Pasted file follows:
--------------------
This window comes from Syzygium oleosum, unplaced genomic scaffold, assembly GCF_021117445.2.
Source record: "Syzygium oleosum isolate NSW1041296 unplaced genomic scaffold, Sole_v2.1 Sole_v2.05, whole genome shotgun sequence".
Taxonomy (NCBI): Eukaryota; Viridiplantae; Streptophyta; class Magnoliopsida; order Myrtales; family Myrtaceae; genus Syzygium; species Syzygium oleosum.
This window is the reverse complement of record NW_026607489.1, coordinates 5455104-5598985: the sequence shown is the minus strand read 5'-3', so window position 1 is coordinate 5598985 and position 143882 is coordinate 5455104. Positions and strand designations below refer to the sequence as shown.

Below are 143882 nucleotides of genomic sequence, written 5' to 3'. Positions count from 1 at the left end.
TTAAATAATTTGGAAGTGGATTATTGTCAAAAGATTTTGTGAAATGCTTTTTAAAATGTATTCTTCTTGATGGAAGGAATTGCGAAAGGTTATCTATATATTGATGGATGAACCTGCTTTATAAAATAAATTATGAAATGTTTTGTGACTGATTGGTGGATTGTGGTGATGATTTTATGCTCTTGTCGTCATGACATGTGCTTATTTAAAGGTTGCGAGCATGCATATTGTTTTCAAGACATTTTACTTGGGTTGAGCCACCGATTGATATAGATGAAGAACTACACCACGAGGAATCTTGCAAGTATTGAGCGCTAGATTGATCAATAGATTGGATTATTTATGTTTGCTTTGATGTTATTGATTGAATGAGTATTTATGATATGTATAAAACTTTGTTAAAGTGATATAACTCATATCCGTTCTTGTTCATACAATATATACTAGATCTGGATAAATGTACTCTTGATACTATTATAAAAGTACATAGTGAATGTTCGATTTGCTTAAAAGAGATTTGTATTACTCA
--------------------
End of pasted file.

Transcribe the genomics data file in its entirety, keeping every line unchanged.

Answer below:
This window comes from Syzygium oleosum, unplaced genomic scaffold, assembly GCF_021117445.2.
Source record: "Syzygium oleosum isolate NSW1041296 unplaced genomic scaffold, Sole_v2.1 Sole_v2.05, whole genome shotgun sequence".
Taxonomy (NCBI): Eukaryota; Viridiplantae; Streptophyta; class Magnoliopsida; order Myrtales; family Myrtaceae; genus Syzygium; species Syzygium oleosum.
This window is the reverse complement of record NW_026607489.1, coordinates 5455104-5598985: the sequence shown is the minus strand read 5'-3', so window position 1 is coordinate 5598985 and position 143882 is coordinate 5455104. Positions and strand designations below refer to the sequence as shown.

Below are 143882 nucleotides of genomic sequence, written 5' to 3'. Positions count from 1 at the left end.
TTAAATAATTTGGAAGTGGATTATTGTCAAAAGATTTTGTGAAATGCTTTTTAAAATGTATTCTTCTTGATGGAAGGAATTGCGAAAGGTTATCTATATATTGATGGATGAACCTGCTTTATAAAATAAATTATGAAATGTTTTGTGACTGATTGGTGGATTGTGGTGATGATTTTATGCTCTTGTCGTCATGACATGTGCTTATTTAAAGGTTGCGAGCATGCATATTGTTTTCAAGACATTTTACTTGGGTTGAGCCACCGATTGATATAGATGAAGAACTACACCACGAGGAATCTTGCAAGTATTGAGCGCTAGATTGATCAATAGATTGGATTATTTATGTTTGCTTTGATGTTATTGATTGAATGAGTATTTATGATATGTATAAAACTTTGTTAAAGTGATATAACTCATATCCGTTCTTGTTCATACAATATATACTAGATCTGGATAAATGTACTCTTGATACTATTATAAAAGTACATAGTGAATGTTCGATTTGCTTAAAAGAGATTTGTATTACTCA